AI, AI, AI!
Governments, regulators and trade bodies will need to work with AI. But how far can it go in advertising process and creativity?
Nothing has got the community — and particularly its self-styled expert gurus — as exercised as widely and quickly as Artificial Intelligence.
It has all the right ingredients — potential step change, wide-ranging impacts for many sectors, potentially befuddling propositions for marketers — but with the added promise of earlier and wider adoption through its sheer accessibility.
Thus AI offers a broad platform for those opportunists who would seek to reinvent themselves (yet again), this time as the ones to guide marketers through this sea of darkness…
AI has greater and more practical spread than other previous contender technologies.
Contrast briefly with Second Life, a clunky game-like virtual world launched two decades ago where everybody looked for a fast buck and/or sex. Or Blockchain — useful but too B2B and techy. Or VR/AR, sometimes impressive but too often a bit “so what” or “did it because it was there”.
Some claim it will transform our business processes, some leadership, some everything.
Yet much simple automation is now being dressed up in the emperor’s new clothes. Not only does labelling it AI sound sexier and more current, but it distracts from automation’s surprisingly slow progress through our increasingly process-led industry.
Expect all the crooks and bad actors already active in online advertising — about which we continue to do little — to be very active indeed in the new spaces.
Many I speak to — interestingly of all ages and across many fields of work — have tinkered with AI, usually through the gateway of ChatGPT. (For experiment, it generated a para in my last but one opinion piece).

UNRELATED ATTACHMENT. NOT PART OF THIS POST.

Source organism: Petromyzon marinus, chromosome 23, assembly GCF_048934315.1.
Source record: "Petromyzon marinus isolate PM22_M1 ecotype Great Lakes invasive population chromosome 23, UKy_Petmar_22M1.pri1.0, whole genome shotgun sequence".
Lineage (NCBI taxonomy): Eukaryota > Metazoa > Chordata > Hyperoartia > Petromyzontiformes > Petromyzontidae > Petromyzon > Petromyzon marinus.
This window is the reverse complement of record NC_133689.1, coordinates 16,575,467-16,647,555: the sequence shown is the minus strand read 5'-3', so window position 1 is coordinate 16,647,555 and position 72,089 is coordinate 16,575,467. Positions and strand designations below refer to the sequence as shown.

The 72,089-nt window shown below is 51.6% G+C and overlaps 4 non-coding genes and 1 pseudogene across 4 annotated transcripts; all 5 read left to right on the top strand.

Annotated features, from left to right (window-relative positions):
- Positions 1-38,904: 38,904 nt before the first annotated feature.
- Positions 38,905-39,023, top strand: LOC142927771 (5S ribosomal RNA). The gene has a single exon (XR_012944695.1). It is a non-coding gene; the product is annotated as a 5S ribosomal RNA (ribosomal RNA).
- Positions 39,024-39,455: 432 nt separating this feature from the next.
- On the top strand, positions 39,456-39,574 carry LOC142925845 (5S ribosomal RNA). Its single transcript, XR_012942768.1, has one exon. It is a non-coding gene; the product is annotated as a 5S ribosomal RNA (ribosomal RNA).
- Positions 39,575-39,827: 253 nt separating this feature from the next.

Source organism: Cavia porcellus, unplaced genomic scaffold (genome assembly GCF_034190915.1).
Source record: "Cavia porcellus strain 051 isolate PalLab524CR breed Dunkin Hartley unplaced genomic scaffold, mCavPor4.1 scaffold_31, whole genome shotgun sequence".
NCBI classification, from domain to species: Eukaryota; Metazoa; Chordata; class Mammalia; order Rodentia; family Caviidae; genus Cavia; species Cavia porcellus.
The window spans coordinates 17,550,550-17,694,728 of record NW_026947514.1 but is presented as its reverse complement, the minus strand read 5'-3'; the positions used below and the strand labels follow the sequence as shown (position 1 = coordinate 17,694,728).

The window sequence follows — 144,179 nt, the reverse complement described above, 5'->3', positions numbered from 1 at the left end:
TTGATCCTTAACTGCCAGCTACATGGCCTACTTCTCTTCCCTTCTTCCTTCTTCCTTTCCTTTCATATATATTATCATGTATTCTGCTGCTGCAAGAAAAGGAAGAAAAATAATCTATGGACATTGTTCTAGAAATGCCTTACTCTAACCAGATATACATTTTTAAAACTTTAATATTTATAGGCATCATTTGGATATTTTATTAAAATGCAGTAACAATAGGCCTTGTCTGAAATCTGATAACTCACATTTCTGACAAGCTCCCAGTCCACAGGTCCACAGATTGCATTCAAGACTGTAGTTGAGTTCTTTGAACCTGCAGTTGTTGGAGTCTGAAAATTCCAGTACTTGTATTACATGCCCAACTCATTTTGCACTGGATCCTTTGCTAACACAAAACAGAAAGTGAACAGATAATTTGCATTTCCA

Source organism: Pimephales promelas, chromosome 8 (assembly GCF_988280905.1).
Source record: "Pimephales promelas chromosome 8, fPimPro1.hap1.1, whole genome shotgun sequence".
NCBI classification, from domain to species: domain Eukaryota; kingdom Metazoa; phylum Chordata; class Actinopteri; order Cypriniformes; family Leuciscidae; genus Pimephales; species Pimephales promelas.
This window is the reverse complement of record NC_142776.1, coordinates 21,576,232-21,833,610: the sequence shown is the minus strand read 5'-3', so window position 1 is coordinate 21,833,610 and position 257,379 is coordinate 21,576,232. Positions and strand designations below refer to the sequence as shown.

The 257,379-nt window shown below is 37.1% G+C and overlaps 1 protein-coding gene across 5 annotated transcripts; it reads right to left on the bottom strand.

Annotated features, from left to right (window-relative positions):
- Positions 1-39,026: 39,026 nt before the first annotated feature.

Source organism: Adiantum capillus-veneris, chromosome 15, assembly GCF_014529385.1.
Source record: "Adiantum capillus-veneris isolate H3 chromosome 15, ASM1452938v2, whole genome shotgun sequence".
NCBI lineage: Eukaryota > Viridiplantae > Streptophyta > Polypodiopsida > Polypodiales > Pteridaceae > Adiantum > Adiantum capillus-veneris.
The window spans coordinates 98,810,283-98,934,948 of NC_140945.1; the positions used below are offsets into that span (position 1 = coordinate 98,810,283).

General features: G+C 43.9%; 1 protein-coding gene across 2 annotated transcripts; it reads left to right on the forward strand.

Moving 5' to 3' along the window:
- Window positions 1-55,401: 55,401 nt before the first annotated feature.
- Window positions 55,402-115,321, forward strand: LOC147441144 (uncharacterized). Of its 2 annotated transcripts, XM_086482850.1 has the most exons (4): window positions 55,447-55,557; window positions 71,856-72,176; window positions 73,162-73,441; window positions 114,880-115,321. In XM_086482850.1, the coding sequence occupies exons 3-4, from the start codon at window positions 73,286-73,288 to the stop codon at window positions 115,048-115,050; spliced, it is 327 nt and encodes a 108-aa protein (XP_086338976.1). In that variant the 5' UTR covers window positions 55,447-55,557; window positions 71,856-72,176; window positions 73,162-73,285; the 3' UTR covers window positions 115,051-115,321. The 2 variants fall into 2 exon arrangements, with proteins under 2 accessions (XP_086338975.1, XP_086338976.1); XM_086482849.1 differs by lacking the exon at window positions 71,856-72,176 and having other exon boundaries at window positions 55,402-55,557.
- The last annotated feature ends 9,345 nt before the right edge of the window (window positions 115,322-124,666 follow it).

Most have been impressed and returned. Some have figured that it gets better every time they iterate and refine their questions — rather like pressing a point in a person-to-person conversation, you might say.
Microsoft doesn’t grab the headlines so often these days but has seized significant advantage for its otherwise also-ran Bing search engine in partnering with Chat GPT.
Meanwhile Google is reported to be experiencing problems integrating its AI engine, Bard.
Nevertheless, AI promises the next step change in search and the battle for dominance there will surely be one of the big power struggles of our time.
But there are many huge and real worries.
How far can AI go?
The big one is what happens as AI continues to learn exponentially and, some argue, inevitably develops some kind of what we call consciousness.
That Rubicon crossed, it’s a straightforward leap to learning how to create objects or linkages which enable it to escape the virtual world and assume some kind of physical power.
And then to controlling humans to do the rest for it. Simpler than you might think if it controls information, as any propagandist dictator could aver.
Miles of column inches have already been given over to this (most presumably written by humans for now) such as the Wall Street Journal and Time.
Governments, especially western-minded ones, are really beginning to worry about China’s rise and massive aspirations in tech. This weaves into clear and present concerns ranging from the security and independence of TikTok to Taiwan, the world’s leading producer of chips.